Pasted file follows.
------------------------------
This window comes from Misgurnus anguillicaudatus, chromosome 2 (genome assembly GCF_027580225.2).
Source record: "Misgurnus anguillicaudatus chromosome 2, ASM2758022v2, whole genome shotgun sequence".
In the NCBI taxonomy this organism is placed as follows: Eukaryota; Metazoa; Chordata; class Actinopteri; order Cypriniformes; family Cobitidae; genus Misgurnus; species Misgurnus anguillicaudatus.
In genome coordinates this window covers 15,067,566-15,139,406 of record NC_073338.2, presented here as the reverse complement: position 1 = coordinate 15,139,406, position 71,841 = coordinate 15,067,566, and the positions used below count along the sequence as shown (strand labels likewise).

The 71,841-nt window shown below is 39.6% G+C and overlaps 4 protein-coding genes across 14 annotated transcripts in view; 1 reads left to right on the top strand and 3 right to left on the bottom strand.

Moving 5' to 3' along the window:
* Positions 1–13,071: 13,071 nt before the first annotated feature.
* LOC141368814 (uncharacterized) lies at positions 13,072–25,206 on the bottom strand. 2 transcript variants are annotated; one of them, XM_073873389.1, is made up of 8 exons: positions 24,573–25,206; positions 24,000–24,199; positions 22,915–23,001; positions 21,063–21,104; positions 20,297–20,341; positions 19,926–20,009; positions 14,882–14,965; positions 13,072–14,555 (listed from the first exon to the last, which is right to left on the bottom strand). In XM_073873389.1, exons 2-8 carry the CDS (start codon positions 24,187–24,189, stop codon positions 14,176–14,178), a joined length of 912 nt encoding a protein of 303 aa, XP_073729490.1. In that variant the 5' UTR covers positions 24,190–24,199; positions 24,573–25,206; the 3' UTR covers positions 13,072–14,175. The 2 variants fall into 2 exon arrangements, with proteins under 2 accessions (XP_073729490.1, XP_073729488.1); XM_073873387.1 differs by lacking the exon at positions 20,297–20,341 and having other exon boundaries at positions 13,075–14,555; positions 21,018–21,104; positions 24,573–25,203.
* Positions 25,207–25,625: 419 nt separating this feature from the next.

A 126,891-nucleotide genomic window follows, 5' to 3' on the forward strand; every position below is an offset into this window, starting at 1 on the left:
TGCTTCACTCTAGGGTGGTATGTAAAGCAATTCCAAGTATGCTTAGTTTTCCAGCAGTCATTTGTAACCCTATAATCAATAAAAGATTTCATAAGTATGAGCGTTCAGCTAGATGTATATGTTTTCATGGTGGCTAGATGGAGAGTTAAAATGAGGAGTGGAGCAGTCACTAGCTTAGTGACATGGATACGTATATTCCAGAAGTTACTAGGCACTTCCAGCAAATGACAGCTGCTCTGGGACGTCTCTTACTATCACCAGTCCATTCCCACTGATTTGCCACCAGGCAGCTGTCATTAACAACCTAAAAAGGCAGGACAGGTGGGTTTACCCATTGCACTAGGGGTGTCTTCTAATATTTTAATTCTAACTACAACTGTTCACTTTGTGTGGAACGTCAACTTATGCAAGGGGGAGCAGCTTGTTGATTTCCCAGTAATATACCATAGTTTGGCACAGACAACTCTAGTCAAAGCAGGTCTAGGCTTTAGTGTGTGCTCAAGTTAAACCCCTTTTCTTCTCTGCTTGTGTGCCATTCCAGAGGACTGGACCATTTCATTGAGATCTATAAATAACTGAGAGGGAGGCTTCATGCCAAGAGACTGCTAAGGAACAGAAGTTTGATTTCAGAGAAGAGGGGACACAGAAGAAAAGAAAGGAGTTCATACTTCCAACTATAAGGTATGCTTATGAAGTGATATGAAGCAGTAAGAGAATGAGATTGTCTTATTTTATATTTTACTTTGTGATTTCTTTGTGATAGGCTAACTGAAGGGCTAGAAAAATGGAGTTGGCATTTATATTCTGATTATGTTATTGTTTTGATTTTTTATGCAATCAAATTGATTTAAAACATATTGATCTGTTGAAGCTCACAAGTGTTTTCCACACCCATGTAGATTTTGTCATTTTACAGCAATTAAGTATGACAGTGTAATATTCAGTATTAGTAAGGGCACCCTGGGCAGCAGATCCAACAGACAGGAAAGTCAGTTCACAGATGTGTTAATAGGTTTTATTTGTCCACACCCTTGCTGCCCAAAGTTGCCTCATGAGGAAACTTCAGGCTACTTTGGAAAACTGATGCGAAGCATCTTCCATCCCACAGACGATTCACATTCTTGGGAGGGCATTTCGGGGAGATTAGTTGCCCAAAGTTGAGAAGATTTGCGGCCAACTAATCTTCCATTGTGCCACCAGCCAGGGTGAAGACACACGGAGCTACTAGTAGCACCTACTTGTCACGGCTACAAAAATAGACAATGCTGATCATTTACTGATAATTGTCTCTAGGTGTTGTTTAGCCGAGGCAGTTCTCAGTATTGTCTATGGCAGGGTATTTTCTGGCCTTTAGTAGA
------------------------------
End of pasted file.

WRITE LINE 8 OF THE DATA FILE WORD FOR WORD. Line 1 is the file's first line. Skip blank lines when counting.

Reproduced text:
* LOC141368814 (uncharacterized) lies at positions 13,072–25,206 on the bottom strand. 2 transcript variants are annotated; one of them, XM_073873389.1, is made up of 8 exons: positions 24,573–25,206; positions 24,000–24,199; positions 22,915–23,001; positions 21,063–21,104; positions 20,297–20,341; positions 19,926–20,009; positions 14,882–14,965; positions 13,072–14,555 (listed from the first exon to the last, which is right to left on the bottom strand). In XM_073873389.1, exons 2-8 carry the CDS (start codon positions 24,187–24,189, stop codon positions 14,176–14,178), a joined length of 912 nt encoding a protein of 303 aa, XP_073729490.1. In that variant the 5' UTR covers positions 24,190–24,199; positions 24,573–25,206; the 3' UTR covers positions 13,072–14,175. The 2 variants fall into 2 exon arrangements, with proteins under 2 accessions (XP_073729490.1, XP_073729488.1); XM_073873387.1 differs by lacking the exon at positions 20,297–20,341 and having other exon boundaries at positions 13,075–14,555; positions 21,018–21,104; positions 24,573–25,203.